Biggest Gripes with Linux?


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TDT

Someone was asking about Office on Linux. It does work, and without any issues (except for Outlook, I think), with Crossover. :) Sorry if this was answered already. Yeah, I know it's a commercial solution, but it really worth the money.

On topic, what I don't like about Linux (but keep in mind that I use Linux in dual-boot with Win 7, and only for learning / testing / etc., not as a regular OS):

- the font rendering. I don't know any technical stuff about this, but Cleartype from Win looks 100000 times better than the font rendering on Linux.

- VMWare sucks on Linux. I tried to install XP on it the other day and it took almost 2 hours to complete, and I couldn't use Linux all this time, because there were 10-15 seconds freezes almost every 5 seconds. And when it finished, it was the same. So I tried VirtualBox, worked like a charm, finished in about 20 minutes. To answer some possible question, I have 2GB of Ram and a C2D processor at 2.8Ghz.

- poor Windows applications alternatives - I have some apps in Win that I really depend on, like Sound Forge, for example, but there are really no alternatives on Linux that can even begin to compare to it. And I don't want to use a virtual machine all the time.

- (in my case) no alternative to Nokia Ovi Suite that can support a N80 or a N95. I did try that gnoky, or whatever its name is, didn't work.

- I don't care about games, because I only play one game regularly, and it works fine on a virtual machine, but I guess it is a "-" for Linux.

- I have to "mount" my Windows drives all the time when Linux boots up. The drives are in my computer, but I have to click on them to be "mounted".

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.Neo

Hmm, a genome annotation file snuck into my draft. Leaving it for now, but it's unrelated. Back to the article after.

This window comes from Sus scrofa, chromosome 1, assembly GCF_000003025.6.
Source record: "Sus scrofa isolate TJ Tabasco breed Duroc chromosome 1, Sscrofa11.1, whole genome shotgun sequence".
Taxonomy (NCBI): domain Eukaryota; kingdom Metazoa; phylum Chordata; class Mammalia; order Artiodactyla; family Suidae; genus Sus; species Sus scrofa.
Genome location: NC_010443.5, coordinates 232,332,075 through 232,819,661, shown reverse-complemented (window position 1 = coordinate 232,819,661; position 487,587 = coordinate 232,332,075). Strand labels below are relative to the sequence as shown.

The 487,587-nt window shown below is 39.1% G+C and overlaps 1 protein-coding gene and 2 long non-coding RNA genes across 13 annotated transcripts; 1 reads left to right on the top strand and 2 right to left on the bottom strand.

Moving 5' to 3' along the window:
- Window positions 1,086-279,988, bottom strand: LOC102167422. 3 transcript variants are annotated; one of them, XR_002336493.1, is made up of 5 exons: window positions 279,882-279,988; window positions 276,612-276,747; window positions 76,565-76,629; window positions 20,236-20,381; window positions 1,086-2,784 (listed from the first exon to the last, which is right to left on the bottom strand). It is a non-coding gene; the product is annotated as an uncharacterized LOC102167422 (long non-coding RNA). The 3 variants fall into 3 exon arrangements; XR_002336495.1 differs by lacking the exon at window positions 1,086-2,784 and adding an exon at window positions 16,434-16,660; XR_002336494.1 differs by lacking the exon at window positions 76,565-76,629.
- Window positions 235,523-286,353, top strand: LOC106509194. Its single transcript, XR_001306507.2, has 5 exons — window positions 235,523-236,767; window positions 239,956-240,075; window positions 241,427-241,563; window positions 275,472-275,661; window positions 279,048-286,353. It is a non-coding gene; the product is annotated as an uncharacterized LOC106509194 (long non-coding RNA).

I download an application from a website, in this case Firefox 4 beta 6. I get a tar.bz2 and when unarchiving it I end up with a folder. Now what?

screenshot20101005at235.pngvs 98039188.png

Linux is the only platform I know where installing an application is everything but straightforward when not using the Ubuntu Software Center. On Mac OS X I simply drag the APP file to my Applications folder, on Windows I simply run the installer. What am I supposed to do with that folder in Linux that doesn't seem to contain an installer or APP file I can simply click on?

I managed to figure out both Mac OS and Windows on my own. With Linux I feel like someone who hasn't used a computer ever and I need help from the internet every single step of the way.

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ichi

Someone was asking about Office on Linux. It does work, and without any issues (except for Outlook, I think), with Crossover. :) Sorry if this was answered already. Yeah, I know it's a commercial solution, but it really worth the money.

Indeed, I use it at work (although with plain wine), and it works great.

- VMWare sucks on Linux. I tried to install XP on it the other day and it took almost 2 hours to complete, and I couldn't use Linux all this time, because there were 10-15 seconds freezes almost every 5 seconds. And when it finished, it was the same. So I tried VirtualBox, worked like a charm, finished in about 20 minutes. To answer some possible question, I have 2GB of Ram and a C2D processor at 2.8Ghz.

It works fine here, although I use Virtualbox for new virtual machines.

For old ones created with VMWare which I can't be bothered to convert, I ditched VMWare Server due to it's lack of support for new kernels in it's 1.x branch and the **** poor joke of a console in 2.x. VMWare Player suffices and runs fine.

- I have to "mount" my Windows drives all the time when Linux boots up. The drives are in my computer, but I have to click on them to be "mounted".

It should be automounting if you add it to fstab with the "auto" option. You can use pysdm so you don't have to deal with editing text files.

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apollos84

I have no gripes. I have been using Fedora Core for about 5 years now and I love it.

The only thing is I have been out of the "Windows World" for awhile. It goes to XP

and after that it gets blurry for me. Linux takes time to learn. As long as you have the internet,

you can solve a good majority of your Linux problems using Google.

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acnpt

The unhealthy smugness of users. :rofl:

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ichi

I download an application from a website, in this case Firefox 4 beta 6. I get a tar.bz2 and when unarchiving it I end up with a folder. Now what?

Now you open that folder and run the browser, because it's a standalone download and not meant to be installed.

They could certainly have included a binary with a GUI installer, as you get with some games. It wouldn't be hard to do and would look more straight forward for people coming from Windows, but then again that's Mozilla's decision, not really a Linux shortcoming :unsure: